In the end, the White Sox didn’t need Collins to draw attention away from the Chi-Feds because Walter Johnson backed out of his agreement and returned to the Senators.  The White Sox got 12 excellent years out of Collins before he went back to Philadelphia, and Washington got 13 excellent years and 238 more wins out of Johnson before he retired.

I Hear a Train a Comin’…

Walter Johnson of the Chicago Whales (Chi-Feds).  Sort of.

Walter Johnson of the Chicago Whales (Chi-Feds). Sort of.

In the April 1915 issue of Baseball Magazine Walter Johnson explained why he considered jumping to the Federal League and why he ultimately decided to return to Washington.  “From the first, I was always impressed with the Federal League,” he admitted.  “They looked to me like a game crowd, and I admired their courage.  I do not see how anyone who has seen how they have fought against the greatest odds, can fail to be impressed with their courage.”

The Big Train also explained that money was a factor, loyalty meant little to a ballplayer who had 10 years at most to ply his trade and that he owed it to his family to “make the most of his opportunities.”  He insisted that he preferred staying in Washington, but only if all things were equal, and wondered aloud why he was being criticized for entertaining offers from the Federal League.  “Salesmen, business managers, even ministers are not criticized for accepting larger salaries elsewhere.  I do not see why a ball player should be criticized more than they.”

Shortly after Johnson met with Robert Ward of the Brooklyn Tip-Tops, Washington manager Clark Griffith told his ace he could probably get him $16,000 a year for five years or a two-year deal worth $18,000 per annum.  The team’s president, Benjamin Minor, rejected the idea of a five-year deal, however, and said he’d offer no more than three.  In an interesting twist AL president Ban Johnson refunded Walter a $50 fine he’d levied in 1908 when the hurler and others played an exhibition series to earn money that would help pay for train fare home.  “Whether or not [Ban Johnson] would have refunded the money had it not been for the Federal League, I will have the public to judge,” wrote the pitcher.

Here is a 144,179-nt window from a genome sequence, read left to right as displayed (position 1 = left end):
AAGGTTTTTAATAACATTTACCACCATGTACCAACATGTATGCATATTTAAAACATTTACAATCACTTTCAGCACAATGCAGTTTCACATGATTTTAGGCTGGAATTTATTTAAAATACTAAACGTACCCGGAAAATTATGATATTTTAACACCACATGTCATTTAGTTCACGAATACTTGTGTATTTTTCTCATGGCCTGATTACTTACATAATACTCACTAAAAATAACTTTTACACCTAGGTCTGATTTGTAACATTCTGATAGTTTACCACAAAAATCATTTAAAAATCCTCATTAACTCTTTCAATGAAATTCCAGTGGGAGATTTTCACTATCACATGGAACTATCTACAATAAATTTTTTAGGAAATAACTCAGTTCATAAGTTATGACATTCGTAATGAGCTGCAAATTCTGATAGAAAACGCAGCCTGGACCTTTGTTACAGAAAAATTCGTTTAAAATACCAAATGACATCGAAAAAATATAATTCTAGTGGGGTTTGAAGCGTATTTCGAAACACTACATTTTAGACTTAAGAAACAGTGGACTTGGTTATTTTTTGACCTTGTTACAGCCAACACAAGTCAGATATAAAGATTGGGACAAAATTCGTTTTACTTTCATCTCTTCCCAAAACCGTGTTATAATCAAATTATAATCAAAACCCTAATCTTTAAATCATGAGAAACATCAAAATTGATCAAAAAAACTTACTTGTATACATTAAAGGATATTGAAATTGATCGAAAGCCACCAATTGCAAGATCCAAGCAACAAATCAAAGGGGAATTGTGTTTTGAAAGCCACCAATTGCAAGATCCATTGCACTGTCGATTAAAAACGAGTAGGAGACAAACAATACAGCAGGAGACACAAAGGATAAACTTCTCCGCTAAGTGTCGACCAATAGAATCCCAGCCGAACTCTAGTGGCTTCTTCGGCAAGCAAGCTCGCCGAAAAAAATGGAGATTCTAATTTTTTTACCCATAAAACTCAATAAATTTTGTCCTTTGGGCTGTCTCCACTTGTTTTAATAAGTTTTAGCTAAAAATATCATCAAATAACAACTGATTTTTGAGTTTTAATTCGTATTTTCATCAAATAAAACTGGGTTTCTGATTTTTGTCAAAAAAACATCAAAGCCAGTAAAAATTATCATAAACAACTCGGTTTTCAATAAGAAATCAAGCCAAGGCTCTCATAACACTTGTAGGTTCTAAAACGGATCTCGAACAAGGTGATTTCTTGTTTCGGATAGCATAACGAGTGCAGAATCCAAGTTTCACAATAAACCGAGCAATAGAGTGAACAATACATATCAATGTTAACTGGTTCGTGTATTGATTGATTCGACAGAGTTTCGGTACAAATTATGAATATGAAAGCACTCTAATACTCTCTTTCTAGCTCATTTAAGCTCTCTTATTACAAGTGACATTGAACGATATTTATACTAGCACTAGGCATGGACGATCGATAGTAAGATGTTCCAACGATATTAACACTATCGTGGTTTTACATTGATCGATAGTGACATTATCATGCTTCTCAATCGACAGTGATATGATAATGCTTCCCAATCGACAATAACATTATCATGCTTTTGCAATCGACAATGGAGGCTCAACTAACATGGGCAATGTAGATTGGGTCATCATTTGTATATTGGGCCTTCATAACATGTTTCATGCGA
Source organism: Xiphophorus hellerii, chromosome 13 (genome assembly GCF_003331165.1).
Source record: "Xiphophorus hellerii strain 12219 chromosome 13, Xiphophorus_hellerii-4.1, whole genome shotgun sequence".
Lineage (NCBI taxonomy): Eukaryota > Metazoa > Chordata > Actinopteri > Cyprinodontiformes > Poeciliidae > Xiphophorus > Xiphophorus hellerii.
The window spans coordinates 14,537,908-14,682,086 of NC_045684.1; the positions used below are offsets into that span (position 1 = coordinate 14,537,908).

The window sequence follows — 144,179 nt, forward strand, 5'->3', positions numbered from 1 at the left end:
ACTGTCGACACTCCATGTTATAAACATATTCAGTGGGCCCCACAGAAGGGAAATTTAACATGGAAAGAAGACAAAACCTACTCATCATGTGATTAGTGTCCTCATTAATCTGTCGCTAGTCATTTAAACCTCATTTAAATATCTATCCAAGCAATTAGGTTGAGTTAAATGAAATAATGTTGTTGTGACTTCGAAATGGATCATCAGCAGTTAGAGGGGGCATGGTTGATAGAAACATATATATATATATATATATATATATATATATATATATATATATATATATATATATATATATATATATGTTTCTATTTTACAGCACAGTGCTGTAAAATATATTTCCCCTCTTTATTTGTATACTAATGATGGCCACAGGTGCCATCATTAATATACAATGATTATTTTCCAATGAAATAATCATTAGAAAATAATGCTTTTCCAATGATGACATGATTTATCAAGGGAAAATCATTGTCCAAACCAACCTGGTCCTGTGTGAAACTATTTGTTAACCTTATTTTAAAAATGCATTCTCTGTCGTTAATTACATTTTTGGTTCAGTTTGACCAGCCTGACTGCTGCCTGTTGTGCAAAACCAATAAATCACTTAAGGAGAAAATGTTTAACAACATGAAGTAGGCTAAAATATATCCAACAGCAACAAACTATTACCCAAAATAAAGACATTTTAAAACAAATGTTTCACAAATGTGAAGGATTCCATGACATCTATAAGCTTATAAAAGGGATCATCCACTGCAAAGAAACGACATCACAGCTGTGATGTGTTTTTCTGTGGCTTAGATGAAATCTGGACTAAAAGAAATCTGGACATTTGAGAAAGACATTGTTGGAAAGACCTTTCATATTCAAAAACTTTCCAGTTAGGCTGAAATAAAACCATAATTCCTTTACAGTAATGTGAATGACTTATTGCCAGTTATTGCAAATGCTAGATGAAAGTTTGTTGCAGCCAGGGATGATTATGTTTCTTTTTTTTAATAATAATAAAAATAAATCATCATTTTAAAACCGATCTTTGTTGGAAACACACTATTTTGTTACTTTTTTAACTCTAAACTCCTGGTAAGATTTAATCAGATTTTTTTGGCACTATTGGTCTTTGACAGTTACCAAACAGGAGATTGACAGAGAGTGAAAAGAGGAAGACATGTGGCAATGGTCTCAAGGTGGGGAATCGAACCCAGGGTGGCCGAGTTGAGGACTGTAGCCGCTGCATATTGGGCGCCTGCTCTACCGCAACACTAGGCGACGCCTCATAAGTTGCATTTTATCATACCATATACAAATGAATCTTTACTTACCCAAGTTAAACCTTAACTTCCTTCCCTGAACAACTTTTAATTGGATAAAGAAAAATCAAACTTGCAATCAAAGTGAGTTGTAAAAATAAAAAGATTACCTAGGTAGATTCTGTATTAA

The FL’s St. Louis Terriers offered Johnson $60,000—a three-year deal at $20,000 per year—but Johnson expected the Senators to match or come close to any offer the Feds made, so he turned them down.  He wrote to Griffith and told his skipper he’d be willing to accept the $18,000 that had been offered, but received no reply.  He wrote Griffith a second time and received no reply until Minor sent an offer of $12,500 and a threat that the Senators had every right to automatically renew his contract if he rejected their offer.  “He wrote in effect that I was the lawful property of Washington…”

Johnson was pissed, to say the least.  Federal League president James Gilmore had previously announced that no more large offers would be made to “high-priced stars,” and Johnson believed Minor was using that information to “dictate terms.”  When Chi-Feds president Charles Weeghman sent former Cubs shortstop Joe Tinker to discuss terms, Johnson readily accepted his offer of $52,500 over three years with a $6,000 signing bonus.  But Clark Griffith more or less used guilt to convince Johnson to return to Washington.

“He told me that my going out wrecked his pitching staff and put the club that he hoped might be a pennant winner into the second division,” wrote Johnson.  “He said that he didn’t deserve any such treatment from me, as he had always done well by me.”  Johnson resented being called a “mercenary” and accused of “lacking loyalty” toward the Senators, and he felt terrible about backing out of his deal with Weeghman.  But in the end he explained his decision: “I had to injure either the Federal League or Washington and decided in favor of Washington.  Perhaps I was wrong but I acted for what I considered to be the best.  If the court decides I belong to Chicago I will play for Weeghman willingly and with the best of spirit otherwise I will give Washington as I always have done my very best efforts.”